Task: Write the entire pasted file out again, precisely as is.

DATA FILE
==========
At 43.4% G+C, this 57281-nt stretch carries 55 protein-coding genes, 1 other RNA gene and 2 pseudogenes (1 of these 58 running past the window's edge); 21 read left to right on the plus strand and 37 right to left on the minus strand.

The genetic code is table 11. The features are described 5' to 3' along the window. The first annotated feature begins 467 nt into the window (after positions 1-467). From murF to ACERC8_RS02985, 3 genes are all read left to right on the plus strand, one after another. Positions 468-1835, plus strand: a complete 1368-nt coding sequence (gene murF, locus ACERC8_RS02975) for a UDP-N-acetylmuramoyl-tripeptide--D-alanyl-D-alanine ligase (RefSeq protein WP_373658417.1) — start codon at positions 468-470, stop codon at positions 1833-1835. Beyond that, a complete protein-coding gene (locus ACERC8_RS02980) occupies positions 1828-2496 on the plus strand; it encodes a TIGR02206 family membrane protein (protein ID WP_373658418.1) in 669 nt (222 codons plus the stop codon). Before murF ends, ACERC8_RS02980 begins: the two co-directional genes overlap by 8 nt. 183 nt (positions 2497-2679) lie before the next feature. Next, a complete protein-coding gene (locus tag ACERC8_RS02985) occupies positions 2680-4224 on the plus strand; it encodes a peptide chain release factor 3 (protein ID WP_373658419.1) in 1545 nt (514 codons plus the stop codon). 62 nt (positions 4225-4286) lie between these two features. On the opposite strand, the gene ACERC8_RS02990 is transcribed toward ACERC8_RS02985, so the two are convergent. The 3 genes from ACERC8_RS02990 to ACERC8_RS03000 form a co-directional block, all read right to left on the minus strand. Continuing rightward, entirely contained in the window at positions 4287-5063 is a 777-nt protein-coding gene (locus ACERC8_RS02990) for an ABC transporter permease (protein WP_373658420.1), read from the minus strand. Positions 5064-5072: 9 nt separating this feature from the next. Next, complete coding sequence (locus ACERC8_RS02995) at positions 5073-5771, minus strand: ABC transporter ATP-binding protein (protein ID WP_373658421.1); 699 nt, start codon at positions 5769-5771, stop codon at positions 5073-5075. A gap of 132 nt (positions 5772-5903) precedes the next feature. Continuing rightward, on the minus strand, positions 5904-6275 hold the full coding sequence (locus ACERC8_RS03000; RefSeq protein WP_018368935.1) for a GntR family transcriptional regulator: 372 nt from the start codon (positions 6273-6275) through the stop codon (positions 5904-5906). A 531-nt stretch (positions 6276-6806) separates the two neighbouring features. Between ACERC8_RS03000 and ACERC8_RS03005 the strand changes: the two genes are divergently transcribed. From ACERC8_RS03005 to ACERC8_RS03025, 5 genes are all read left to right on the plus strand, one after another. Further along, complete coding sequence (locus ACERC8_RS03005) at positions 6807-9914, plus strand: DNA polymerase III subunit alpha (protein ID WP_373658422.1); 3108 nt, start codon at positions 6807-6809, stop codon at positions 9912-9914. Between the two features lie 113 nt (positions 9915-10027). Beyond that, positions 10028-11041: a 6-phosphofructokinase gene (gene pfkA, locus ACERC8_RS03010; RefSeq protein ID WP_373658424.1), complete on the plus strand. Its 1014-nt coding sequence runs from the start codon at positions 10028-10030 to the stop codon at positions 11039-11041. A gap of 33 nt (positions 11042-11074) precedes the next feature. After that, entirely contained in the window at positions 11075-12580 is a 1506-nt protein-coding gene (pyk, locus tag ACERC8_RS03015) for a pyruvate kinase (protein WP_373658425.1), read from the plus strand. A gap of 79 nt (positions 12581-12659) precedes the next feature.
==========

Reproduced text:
At 43.4% G+C, this 57281-nt stretch carries 55 protein-coding genes, 1 other RNA gene and 2 pseudogenes (1 of these 58 running past the window's edge); 21 read left to right on the plus strand and 37 right to left on the minus strand.

The genetic code is table 11. The features are described 5' to 3' along the window. The first annotated feature begins 467 nt into the window (after positions 1-467). From murF to ACERC8_RS02985, 3 genes are all read left to right on the plus strand, one after another. Positions 468-1835, plus strand: a complete 1368-nt coding sequence (gene murF, locus ACERC8_RS02975) for a UDP-N-acetylmuramoyl-tripeptide--D-alanyl-D-alanine ligase (RefSeq protein WP_373658417.1) — start codon at positions 468-470, stop codon at positions 1833-1835. Beyond that, a complete protein-coding gene (locus ACERC8_RS02980) occupies positions 1828-2496 on the plus strand; it encodes a TIGR02206 family membrane protein (protein ID WP_373658418.1) in 669 nt (222 codons plus the stop codon). Before murF ends, ACERC8_RS02980 begins: the two co-directional genes overlap by 8 nt. 183 nt (positions 2497-2679) lie before the next feature. Next, a complete protein-coding gene (locus tag ACERC8_RS02985) occupies positions 2680-4224 on the plus strand; it encodes a peptide chain release factor 3 (protein ID WP_373658419.1) in 1545 nt (514 codons plus the stop codon). 62 nt (positions 4225-4286) lie between these two features. On the opposite strand, the gene ACERC8_RS02990 is transcribed toward ACERC8_RS02985, so the two are convergent. The 3 genes from ACERC8_RS02990 to ACERC8_RS03000 form a co-directional block, all read right to left on the minus strand. Continuing rightward, entirely contained in the window at positions 4287-5063 is a 777-nt protein-coding gene (locus ACERC8_RS02990) for an ABC transporter permease (protein WP_373658420.1), read from the minus strand. Positions 5064-5072: 9 nt separating this feature from the next. Next, complete coding sequence (locus ACERC8_RS02995) at positions 5073-5771, minus strand: ABC transporter ATP-binding protein (protein ID WP_373658421.1); 699 nt, start codon at positions 5769-5771, stop codon at positions 5073-5075. A gap of 132 nt (positions 5772-5903) precedes the next feature. Continuing rightward, on the minus strand, positions 5904-6275 hold the full coding sequence (locus ACERC8_RS03000; RefSeq protein WP_018368935.1) for a GntR family transcriptional regulator: 372 nt from the start codon (positions 6273-6275) through the stop codon (positions 5904-5906). A 531-nt stretch (positions 6276-6806) separates the two neighbouring features. Between ACERC8_RS03000 and ACERC8_RS03005 the strand changes: the two genes are divergently transcribed. From ACERC8_RS03005 to ACERC8_RS03025, 5 genes are all read left to right on the plus strand, one after another. Further along, complete coding sequence (locus ACERC8_RS03005) at positions 6807-9914, plus strand: DNA polymerase III subunit alpha (protein ID WP_373658422.1); 3108 nt, start codon at positions 6807-6809, stop codon at positions 9912-9914. Between the two features lie 113 nt (positions 9915-10027). Beyond that, positions 10028-11041: a 6-phosphofructokinase gene (gene pfkA, locus ACERC8_RS03010; RefSeq protein ID WP_373658424.1), complete on the plus strand. Its 1014-nt coding sequence runs from the start codon at positions 10028-10030 to the stop codon at positions 11039-11041. A gap of 33 nt (positions 11042-11074) precedes the next feature. After that, entirely contained in the window at positions 11075-12580 is a 1506-nt protein-coding gene (pyk, locus tag ACERC8_RS03015) for a pyruvate kinase (protein WP_373658425.1), read from the plus strand. A gap of 79 nt (positions 12581-12659) precedes the next feature.